Squeeze on landlords could lead to shortages and higher rents, Liverpool expert warns

Alan Bevan, managing director of leading Liverpool property agency City Residential, said new measures to protect tenants could push investors out of the buy-to-let sector. Tony McDonough reports

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Life is going to get tougher for residential landlords, says Alan Bevan

 

Residential landlords face “tough times’ as new legislation puts the squeeze on the sector and one Liverpool expert warns it could lead to higher rents and fewer homes available.

Alan Bevan, managing director of leading Liverpool property agency City Residential, said new measures introduced, and further changes proposed, to protect the rights of tenants are putting a severe squeeze on buy-to-let investors.

Measures such as the gradual removal of tax relief on mortgage interest, new stamp duty rates on additional properties, the roll-out of local authority licensing schemes and the proposed fee ban all make life tougher for landlords, he added.

And, earlier this week, it was revealed the Government is considering banning ‘no fault’ evictions ushering in an era of ‘open-ended’ tenancies. This is on top of even tougher new energy efficiency standards.

Hot potato

The residential sector has become a “political hot potato’, Mr Bevan said, with the risk that some investors will pull out of the sector potentially leading to a shortage of rental properties and higher rents.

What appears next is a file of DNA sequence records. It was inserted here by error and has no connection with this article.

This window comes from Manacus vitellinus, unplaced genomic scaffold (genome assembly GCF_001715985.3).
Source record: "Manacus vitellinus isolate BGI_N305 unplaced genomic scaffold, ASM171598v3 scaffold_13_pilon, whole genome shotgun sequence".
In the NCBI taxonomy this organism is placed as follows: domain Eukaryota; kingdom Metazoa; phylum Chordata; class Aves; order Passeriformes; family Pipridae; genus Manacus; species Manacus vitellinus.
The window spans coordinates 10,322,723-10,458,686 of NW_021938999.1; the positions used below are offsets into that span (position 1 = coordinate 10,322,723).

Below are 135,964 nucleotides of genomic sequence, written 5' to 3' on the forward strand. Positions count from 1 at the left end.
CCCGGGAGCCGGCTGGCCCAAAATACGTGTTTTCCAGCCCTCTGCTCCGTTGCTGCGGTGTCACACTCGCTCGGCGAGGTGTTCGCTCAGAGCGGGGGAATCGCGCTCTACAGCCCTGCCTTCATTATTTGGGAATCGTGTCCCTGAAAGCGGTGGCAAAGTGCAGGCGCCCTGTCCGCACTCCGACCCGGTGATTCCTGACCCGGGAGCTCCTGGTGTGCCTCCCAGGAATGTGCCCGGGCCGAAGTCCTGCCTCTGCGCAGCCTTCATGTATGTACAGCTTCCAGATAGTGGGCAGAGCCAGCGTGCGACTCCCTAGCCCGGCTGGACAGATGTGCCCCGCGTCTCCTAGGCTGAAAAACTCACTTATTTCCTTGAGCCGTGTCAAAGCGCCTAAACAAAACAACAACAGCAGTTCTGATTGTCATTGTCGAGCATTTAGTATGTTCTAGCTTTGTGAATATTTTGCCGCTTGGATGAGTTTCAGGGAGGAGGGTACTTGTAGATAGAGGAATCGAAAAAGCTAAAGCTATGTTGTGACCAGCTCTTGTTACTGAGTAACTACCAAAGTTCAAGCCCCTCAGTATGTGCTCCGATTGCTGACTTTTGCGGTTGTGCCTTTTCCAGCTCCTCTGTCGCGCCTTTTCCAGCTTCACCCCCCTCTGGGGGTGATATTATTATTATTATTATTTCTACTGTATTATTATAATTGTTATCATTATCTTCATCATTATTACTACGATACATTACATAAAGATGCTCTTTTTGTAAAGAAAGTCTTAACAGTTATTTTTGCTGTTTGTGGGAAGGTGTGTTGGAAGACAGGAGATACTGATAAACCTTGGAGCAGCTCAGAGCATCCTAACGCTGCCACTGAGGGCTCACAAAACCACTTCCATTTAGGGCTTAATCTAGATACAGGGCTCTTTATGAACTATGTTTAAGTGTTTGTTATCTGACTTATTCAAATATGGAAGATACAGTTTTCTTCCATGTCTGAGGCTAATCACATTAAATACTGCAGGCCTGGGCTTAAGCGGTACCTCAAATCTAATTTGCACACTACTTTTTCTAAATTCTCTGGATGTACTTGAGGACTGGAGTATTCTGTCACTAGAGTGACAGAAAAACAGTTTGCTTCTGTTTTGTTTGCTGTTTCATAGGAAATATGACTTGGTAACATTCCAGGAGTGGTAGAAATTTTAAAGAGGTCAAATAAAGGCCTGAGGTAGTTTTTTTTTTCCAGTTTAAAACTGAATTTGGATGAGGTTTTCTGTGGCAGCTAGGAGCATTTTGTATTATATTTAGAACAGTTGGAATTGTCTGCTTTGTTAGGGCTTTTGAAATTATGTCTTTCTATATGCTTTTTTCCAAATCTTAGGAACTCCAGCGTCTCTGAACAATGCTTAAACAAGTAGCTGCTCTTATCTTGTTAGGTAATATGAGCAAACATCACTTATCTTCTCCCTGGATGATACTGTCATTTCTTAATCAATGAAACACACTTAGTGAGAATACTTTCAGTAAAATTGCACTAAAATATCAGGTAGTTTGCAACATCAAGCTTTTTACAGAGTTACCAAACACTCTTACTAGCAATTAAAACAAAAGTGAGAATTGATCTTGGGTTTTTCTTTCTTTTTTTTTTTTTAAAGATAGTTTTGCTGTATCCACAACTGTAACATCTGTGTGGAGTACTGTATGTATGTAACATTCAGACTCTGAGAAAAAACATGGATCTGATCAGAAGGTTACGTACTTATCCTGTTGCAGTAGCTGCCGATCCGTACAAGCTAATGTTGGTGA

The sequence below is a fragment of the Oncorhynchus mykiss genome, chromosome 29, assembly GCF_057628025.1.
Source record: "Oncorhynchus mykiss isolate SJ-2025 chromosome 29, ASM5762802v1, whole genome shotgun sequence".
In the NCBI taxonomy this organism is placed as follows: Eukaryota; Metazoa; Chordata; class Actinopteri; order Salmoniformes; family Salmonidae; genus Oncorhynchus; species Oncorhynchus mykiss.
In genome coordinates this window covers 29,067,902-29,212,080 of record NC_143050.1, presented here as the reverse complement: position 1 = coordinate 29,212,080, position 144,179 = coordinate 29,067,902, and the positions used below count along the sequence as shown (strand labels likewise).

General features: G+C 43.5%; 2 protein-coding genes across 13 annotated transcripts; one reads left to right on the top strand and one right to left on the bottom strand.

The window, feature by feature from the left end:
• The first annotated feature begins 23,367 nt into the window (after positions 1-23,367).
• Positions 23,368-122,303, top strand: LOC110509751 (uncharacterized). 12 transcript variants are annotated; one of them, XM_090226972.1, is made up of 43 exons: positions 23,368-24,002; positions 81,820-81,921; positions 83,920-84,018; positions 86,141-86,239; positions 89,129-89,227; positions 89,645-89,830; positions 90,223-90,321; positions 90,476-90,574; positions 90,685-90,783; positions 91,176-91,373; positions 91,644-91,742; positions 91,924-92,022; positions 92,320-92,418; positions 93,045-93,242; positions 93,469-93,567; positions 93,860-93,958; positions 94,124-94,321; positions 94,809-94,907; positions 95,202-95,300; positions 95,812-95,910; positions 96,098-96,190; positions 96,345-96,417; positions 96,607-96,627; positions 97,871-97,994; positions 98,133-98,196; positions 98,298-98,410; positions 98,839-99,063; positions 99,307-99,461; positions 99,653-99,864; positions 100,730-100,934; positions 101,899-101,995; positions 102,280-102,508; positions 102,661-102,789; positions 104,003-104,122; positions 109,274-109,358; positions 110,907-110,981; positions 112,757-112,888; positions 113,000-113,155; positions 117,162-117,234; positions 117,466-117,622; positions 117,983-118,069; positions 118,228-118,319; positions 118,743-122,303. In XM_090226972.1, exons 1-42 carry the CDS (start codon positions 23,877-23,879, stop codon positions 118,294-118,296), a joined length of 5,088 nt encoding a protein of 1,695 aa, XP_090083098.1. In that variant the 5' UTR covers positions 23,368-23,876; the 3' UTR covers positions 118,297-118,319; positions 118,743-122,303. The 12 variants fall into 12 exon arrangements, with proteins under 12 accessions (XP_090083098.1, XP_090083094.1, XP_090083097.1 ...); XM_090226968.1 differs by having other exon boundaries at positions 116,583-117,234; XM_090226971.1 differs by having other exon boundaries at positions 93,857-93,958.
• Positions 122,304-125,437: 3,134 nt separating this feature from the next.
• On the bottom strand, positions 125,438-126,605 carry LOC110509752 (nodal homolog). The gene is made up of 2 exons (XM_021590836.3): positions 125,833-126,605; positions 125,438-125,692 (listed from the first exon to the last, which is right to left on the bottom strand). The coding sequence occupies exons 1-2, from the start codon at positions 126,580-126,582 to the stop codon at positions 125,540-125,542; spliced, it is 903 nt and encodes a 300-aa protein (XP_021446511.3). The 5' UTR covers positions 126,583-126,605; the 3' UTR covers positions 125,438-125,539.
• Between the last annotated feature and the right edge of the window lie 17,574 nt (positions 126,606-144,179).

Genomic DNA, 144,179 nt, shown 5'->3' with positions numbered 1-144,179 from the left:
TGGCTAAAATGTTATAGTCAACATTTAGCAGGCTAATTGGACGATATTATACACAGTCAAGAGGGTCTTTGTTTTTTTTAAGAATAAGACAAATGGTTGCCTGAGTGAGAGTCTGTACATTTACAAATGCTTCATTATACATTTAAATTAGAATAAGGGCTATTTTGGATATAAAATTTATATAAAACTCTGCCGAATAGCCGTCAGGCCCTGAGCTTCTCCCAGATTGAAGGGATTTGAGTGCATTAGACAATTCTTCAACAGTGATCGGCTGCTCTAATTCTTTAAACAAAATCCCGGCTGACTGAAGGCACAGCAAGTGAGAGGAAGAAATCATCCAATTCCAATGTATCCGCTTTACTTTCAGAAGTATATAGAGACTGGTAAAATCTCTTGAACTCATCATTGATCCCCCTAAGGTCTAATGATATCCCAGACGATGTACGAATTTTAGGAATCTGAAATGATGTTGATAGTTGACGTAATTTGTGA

He explained: “The financial impact of the government’s ‘interference’ on the private rental sector has been extremely pronounced… Although some of these changes are positive, and will help improve the rental sector, it will place more responsibility on landlords.

“As the general property market slows more focus has been placed on the net income buy to let properties generate rather than any capital growth. In the absence of capital growth – or growth being no more than inflation – landlords are being forced to reevaluate their portfolios to ensure that they are making a profit on their investment.”

Attractive investment

Mr Bevan insists that the continuing low interest rate environment meant buy-to-let was still an attractive investment proposition, but added that legislative and taxation changes have convinced many landlords to sell up and move out of the sector.

He said: “This will naturally decrease the amount of rental stock available to rent which may well have two effects – an increase in rents and tenants less likely to vacate their existing property.

“Landlords have the ‘comfort’ of continued low interest rates. Given the challenges surrounding Brexit and a slowing economy it is unlikely interest rates are going to rise in the short/medium term thereby keeping financing costs low in relation to rising rents.”

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